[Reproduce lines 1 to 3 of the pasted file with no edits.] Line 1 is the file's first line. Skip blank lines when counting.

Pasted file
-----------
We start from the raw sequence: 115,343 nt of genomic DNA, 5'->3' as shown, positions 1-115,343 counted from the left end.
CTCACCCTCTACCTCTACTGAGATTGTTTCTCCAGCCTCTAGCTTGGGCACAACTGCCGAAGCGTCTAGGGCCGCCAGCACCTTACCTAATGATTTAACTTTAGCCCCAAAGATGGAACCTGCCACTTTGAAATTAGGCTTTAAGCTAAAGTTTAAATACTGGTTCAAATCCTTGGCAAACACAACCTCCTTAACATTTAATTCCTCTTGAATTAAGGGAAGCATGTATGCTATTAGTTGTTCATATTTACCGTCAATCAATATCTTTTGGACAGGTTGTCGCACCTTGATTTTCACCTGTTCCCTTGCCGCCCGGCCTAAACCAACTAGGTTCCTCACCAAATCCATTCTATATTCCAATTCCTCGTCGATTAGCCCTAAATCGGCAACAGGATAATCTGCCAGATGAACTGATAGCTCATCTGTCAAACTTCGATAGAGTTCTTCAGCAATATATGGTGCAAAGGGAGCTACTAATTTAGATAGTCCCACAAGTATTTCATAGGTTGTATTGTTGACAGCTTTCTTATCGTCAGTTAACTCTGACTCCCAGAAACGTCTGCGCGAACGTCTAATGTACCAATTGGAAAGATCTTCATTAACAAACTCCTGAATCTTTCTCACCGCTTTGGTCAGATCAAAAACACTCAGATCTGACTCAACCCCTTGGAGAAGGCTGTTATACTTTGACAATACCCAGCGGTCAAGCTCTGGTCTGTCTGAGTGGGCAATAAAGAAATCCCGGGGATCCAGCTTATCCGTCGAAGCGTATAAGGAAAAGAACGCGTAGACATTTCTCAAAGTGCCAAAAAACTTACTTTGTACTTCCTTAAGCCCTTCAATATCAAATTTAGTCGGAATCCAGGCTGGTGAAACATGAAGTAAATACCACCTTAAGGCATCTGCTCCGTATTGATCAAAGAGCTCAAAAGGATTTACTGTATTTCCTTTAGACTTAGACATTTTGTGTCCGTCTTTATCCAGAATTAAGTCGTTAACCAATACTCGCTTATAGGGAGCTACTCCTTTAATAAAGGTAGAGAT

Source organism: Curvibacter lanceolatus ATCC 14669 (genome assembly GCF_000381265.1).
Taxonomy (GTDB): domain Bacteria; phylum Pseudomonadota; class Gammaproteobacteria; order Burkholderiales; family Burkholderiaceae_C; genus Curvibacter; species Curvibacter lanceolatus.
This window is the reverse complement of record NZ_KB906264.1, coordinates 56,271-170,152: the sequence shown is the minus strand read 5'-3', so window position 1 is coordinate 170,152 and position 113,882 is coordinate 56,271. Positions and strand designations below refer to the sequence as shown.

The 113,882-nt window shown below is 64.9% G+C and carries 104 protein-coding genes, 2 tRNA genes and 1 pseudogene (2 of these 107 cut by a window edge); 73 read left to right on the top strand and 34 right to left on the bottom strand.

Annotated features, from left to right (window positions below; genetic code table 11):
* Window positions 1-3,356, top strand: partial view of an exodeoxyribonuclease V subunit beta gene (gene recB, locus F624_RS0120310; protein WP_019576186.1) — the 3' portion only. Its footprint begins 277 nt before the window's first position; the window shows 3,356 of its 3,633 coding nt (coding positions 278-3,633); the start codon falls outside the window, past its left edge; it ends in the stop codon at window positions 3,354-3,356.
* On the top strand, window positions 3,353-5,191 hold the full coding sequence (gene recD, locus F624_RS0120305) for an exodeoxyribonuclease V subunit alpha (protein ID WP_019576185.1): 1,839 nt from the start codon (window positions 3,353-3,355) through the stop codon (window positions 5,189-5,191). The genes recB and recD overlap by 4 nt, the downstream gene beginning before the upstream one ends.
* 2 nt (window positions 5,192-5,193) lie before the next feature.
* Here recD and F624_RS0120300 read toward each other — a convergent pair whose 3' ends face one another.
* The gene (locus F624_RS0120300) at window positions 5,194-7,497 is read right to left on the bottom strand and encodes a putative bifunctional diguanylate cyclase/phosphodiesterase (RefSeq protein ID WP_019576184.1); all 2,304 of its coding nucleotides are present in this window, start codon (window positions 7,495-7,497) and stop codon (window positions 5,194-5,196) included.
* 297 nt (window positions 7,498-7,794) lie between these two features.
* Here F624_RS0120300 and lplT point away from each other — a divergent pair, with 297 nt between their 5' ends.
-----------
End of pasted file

We start from the raw sequence: 115,343 nt of genomic DNA, 5'->3' as shown, positions 1-115,343 counted from the left end.
CTCACCCTCTACCTCTACTGAGATTGTTTCTCCAGCCTCTAGCTTGGGCACAACTGCCGAAGCGTCTAGGGCCGCCAGCACCTTACCTAATGATTTAACTTTAGCCCCAAAGATGGAACCTGCCACTTTGAAATTAGGCTTTAAGCTAAAGTTTAAATACTGGTTCAAATCCTTGGCAAACACAACCTCCTTAACATTTAATTCCTCTTGAATTAAGGGAAGCATGTATGCTATTAGTTGTTCATATTTACCGTCAATCAATATCTTTTGGACAGGTTGTCGCACCTTGATTTTCACCTGTTCCCTTGCCGCCCGGCCTAAACCAACTAGGTTCCTCACCAAATCCATTCTATATTCCAATTCCTCGTCGATTAGCCCTAAATCGGCAACAGGATAATCTGCCAGATGAACTGATAGCTCATCTGTCAAACTTCGATAGAGTTCTTCAGCAATATATGGTGCAAAGGGAGCTACTAATTTAGATAGTCCCACAAGTATTTCATAGGTTGTATTGTTGACAGCTTTCTTATCGTCAGTTAACTCTGACTCCCAGAAACGTCTGCGCGAACGTCTAATGTACCAATTGGAAAGATCTTCATTAACAAACTCCTGAATCTTTCTCACCGCTTTGGTCAGATCAAAAACACTCAGATCTGACTCAACCCCTTGGAGAAGGCTGTTATACTTTGACAATACCCAGCGGTCAAGCTCTGGTCTGTCTGAGTGGGCAATAAAGAAATCCCGGGGATCCAGCTTATCCGTCGAAGCGTATAAGGAAAAGAACGCGTAGACATTTCTCAAAGTGCCAAAAAACTTACTTTGTACTTCCTTAAGCCCTTCAATATCAAATTTAGTCGGAATCCAGGCTGGTGAAACATGAAGTAAATACCACCTTAAGGCATCTGCTCCGTATTGATCAAAGAGCTCAAAAGGATTTACTGTATTTCCTTTAGACTTAGACATTTTGTGTCCGTCTTTATCCAGAATTAAGTCGTTAACCAATACTCGCTTATAGGGAGCTACTCCTTTAATAAAGGTAGAGAT

Source organism: Curvibacter lanceolatus ATCC 14669 (genome assembly GCF_000381265.1).